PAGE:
Running in Someone’s Home?

Another lovely trail run yesterday. On the way back I ran in to an older gentleman bringing what appeared to be a cart filled with groceries in. He greets me with a “Good Evening” and heads deeper in to the forest. Soon a voice that sounded like a teenage boy called out “Pa!” And he called back to them “I’m coming. I’ll be there in a minute.”

I know a number of folks are living in the valley in the summers. At night sometimes you can see their fires. I think I would find it preferable to sleeping on the streets given the choice.

13 thoughts on “Running in Someone’s Home?

    1. Mostly it is due to homelessness. The choices are to sleep on the street or go in a shelter. Shelters are crowded, dangerous (especially during the pandemic) and theft is common. I remember one person telling a story of how he always slept with his shoes on because if he didn’t they’d be gone when he woke. So sleeping in a tent, having privacy and relative peace and quiet is often preferable. On the other hand you’re often farther from necessities like places to get food / support. So it’s not for everyone.

      1. Hmm….homelessness in the west especially in the US and in also Canada (seen from your posts, this and earlier) always throws me off the hook a little, as I would consider these places to be relatively prosperous. At the same time, it makes me think of the cold weather conditions and things like that and wonder how difficult it must be.

      2. Yes – it’s strange to me as well. Many are doing *so* well while others are struggling. 1 in 8 households has experienced food insecurity in Canada in the past year. And others (embarrassingly I include myself in this one) have had so much food in the fridge that some goes bad before it can be eaten.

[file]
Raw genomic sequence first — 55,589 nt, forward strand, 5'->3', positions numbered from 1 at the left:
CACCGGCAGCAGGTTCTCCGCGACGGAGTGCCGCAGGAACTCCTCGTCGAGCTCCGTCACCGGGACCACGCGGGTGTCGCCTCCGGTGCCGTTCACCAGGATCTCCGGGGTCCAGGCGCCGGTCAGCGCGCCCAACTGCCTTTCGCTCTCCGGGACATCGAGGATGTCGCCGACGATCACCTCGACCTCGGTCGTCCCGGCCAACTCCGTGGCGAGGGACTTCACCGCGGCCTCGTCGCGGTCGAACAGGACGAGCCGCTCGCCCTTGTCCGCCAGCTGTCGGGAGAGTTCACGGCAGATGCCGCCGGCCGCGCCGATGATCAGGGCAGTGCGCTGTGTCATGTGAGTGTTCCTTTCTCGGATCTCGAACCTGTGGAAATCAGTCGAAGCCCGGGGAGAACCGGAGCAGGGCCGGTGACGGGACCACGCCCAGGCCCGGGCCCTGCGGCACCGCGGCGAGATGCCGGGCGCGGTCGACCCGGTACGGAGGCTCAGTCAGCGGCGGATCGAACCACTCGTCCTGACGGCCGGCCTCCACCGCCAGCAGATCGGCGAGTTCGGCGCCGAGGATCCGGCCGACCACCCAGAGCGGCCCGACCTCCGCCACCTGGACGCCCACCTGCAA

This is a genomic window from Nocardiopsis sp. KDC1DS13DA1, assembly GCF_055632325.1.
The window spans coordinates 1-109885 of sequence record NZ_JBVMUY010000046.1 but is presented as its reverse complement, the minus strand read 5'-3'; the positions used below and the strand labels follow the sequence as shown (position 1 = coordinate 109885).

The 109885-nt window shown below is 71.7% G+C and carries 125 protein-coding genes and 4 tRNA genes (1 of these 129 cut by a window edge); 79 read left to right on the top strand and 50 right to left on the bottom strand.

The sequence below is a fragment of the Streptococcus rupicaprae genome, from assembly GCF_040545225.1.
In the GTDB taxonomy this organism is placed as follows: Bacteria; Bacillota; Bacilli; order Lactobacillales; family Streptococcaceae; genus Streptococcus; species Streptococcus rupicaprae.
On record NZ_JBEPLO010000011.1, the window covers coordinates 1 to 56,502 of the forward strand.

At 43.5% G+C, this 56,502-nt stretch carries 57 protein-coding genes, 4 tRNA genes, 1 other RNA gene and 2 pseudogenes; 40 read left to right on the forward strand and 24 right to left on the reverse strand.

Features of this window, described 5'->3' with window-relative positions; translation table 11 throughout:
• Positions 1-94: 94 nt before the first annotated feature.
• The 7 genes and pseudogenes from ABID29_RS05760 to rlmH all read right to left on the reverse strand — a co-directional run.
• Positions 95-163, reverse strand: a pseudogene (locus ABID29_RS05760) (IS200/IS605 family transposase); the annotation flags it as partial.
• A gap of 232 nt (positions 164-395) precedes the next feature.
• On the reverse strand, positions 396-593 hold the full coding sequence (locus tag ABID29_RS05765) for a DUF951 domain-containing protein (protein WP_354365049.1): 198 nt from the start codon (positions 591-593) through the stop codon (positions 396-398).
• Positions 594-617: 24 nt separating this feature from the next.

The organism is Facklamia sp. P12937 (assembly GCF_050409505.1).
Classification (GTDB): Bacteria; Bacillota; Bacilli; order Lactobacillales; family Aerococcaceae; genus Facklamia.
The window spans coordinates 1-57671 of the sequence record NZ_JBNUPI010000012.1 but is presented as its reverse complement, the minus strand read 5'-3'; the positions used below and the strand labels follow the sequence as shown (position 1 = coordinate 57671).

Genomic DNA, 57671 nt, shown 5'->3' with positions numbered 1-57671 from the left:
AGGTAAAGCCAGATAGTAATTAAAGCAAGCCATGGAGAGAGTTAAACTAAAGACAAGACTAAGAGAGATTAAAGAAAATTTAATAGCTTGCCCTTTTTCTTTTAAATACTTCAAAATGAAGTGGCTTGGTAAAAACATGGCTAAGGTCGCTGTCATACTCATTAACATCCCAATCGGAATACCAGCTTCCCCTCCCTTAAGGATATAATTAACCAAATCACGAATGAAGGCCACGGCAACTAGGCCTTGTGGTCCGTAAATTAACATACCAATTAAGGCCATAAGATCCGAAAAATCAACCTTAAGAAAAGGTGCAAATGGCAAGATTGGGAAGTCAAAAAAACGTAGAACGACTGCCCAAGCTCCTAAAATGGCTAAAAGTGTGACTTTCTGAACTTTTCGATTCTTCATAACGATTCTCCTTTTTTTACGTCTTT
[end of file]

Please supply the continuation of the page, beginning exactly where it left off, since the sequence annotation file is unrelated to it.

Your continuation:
I know some are cynical and assume they’re in that situation because of their own failures, addiction or laziness being cited often. Others don’t know what to do and worry that giving money will fund an addiction instead of buying a meal. So lots of people struggle to find ways to help that they feel will make a positive difference. In India many friends of mine respond to panhandling with offers to go get them food. Some here do that but not I don’t see it very often. I think we think we’re too busy. (And to be fair, there are far fewer quick food stalls nearby most places). Other people I know go above and beyond, collecting things like warm clothing and gift cards for cafes to hand out on cold nights directly to people.

        But how do people end up homeless? That’s a whole different conversation that points to other failures in our culture – broken and abusive families, a mental health system that doesn’t do a great job of serving people and a social safety net that, while reasonably good, still lets many people fall through.

      3. I know Todd, this is can an elaborate topic with all it’s angles. You mention about your friends in India who offer to buy food, I have done the same but very often the people will not take the food, they only want money. In some cases a big racket is involved, where goons make these people beg on the streets. I also find it difficult to decide how to help, what would be the best way. And I have been on the same boat as you with more than enough food even through the pandemic.